I did not take my own advice when we got to Texas.

So if it seems like you haven’t heard from me in awhile, you’re not wrong. I haven’t sent out an email in about a year. I planted a garden, I packed away my guitar, and I… recovered. Recovered from a year on the road, from more than a decade and a half of pouring my entire being into songwriting, recording, tour planning, driving, and performing, often with “success” coming in tiny increments, and at the cost of my relationships with my wife and kids.

I didn’t see 2015 as recovery at the time. It felt like drowning.

But one thing I did do while I recovered: I wrote about baseball. I got a part-time job as a freelance baseball blogger for WFAA Channel 8 (the Dallas ABC affiliate). For an entire baseball season, I got to write about the Texas Rangers, the team I’d followed since I was nine years old.


I haven’t played a show since August, and even that was two songs at a wedding. I've written a total of two songs since we got to Dallas. I told my wife last week, “I feel no more capable of writing a song than i do of engineering a bridge. It’s like a foreign concept to me. I don’t know what happened.”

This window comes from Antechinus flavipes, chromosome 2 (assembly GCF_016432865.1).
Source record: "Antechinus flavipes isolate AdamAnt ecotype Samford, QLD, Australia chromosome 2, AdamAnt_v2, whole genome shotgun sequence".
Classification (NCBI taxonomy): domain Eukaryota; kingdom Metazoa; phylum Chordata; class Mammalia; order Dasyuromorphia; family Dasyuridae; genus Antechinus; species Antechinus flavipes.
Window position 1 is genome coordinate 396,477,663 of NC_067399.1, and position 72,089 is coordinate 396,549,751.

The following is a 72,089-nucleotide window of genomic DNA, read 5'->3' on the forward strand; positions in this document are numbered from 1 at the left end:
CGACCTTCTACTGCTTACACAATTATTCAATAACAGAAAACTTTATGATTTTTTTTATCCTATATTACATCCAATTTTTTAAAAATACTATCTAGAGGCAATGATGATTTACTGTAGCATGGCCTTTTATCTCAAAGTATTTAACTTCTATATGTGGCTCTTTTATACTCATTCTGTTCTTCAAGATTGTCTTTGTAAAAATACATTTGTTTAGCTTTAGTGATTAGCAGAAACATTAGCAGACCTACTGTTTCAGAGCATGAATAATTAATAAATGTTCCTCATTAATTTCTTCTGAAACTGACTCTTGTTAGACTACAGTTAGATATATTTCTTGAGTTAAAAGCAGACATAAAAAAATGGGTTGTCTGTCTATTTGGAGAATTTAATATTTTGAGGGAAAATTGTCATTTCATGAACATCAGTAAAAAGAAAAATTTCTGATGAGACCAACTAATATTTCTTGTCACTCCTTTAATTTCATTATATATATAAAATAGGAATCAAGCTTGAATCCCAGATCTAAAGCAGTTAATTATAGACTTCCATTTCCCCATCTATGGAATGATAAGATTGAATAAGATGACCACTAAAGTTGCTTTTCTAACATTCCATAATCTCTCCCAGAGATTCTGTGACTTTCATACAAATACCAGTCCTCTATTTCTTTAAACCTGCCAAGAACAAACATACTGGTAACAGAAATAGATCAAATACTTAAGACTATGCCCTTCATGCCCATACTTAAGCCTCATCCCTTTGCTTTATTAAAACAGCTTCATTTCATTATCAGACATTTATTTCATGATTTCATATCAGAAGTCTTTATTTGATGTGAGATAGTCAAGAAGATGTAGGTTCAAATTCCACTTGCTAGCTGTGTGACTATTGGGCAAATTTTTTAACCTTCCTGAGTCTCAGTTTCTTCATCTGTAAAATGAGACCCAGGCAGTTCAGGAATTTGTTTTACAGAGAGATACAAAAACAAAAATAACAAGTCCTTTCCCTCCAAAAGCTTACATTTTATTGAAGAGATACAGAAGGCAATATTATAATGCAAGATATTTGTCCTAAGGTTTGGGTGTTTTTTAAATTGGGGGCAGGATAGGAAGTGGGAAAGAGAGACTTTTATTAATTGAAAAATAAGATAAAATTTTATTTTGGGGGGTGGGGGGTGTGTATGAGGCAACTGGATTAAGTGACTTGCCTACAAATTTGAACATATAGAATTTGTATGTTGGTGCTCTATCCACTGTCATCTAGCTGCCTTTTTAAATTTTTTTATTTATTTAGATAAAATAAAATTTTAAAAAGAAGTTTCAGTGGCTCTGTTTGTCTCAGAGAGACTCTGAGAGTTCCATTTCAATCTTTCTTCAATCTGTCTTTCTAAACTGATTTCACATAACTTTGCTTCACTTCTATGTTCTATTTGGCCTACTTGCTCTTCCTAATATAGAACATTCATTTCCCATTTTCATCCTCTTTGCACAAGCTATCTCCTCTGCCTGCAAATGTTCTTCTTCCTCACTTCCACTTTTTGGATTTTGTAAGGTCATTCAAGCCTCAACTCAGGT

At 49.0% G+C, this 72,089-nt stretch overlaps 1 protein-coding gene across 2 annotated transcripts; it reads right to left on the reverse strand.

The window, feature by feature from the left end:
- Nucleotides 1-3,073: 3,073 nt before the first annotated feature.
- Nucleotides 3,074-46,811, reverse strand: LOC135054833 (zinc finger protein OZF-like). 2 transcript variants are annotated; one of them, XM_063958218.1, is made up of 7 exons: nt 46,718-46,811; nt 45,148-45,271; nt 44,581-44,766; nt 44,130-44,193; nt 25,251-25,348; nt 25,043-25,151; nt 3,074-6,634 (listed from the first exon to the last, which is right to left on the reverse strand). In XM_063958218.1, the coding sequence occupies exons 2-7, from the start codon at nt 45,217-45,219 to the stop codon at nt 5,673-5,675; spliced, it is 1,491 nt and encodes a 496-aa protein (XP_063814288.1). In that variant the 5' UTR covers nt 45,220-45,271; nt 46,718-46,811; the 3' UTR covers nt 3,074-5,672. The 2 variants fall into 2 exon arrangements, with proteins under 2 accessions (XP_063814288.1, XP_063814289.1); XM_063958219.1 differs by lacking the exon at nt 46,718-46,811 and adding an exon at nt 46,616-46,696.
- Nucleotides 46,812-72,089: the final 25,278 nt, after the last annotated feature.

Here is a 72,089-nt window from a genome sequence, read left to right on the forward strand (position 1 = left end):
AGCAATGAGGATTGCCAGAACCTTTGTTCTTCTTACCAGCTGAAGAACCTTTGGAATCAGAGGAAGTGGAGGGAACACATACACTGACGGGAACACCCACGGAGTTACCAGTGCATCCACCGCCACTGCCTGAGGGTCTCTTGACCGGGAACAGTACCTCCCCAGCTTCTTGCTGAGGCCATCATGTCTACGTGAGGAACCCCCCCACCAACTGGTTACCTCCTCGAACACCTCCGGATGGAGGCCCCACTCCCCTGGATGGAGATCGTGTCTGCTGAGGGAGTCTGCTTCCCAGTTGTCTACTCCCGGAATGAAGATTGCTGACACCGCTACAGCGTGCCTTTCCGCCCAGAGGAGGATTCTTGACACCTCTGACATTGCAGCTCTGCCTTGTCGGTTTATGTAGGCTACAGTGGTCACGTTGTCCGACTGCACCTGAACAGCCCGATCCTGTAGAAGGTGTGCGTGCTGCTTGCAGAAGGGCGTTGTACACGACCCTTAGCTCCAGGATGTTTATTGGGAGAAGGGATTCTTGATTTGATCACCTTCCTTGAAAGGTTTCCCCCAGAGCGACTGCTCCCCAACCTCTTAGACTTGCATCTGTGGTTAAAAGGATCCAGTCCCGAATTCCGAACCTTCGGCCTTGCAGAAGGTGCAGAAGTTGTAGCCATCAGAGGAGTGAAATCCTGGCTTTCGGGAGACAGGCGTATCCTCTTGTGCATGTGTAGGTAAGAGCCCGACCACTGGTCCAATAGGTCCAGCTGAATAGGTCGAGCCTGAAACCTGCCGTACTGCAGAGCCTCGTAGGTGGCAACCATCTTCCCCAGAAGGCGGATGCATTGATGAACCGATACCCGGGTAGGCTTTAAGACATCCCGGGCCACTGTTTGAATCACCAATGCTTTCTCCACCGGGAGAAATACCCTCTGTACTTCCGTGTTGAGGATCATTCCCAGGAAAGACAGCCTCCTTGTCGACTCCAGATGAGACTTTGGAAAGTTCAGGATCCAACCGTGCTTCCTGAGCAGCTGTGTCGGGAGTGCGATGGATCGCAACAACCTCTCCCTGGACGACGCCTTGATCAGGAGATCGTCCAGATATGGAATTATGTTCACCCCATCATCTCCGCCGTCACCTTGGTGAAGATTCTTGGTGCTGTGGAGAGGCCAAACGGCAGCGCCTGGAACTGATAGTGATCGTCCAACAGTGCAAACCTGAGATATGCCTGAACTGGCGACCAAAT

I don’t know how or why music and I aren’t speaking to one another, but I’m not sad about it anymore. I miss traveling, and I miss seeing all of you in person. I will always miss the nightly tightrope act of walking up to a microphone in front of friends and strangers, and trying to win their hearts by telling them my most vulnerable self-doubts.

I am only realizing as I write this, but while I was recovering, I was also mourning the loss of that life, though I didn’t know to call it that at the time.

I’ll get to it, then.

WFAA offered me a job this week, and I accepted. Starting immediately, I will be their full-time Texas Rangers beat reporter, covering the team on an everyday basis. I get to continue to write, and I’ll have full artistic license; it’s the sort of job that people get when they don’t take a decade and a half to travel the world and play shows. I feel lucky, again.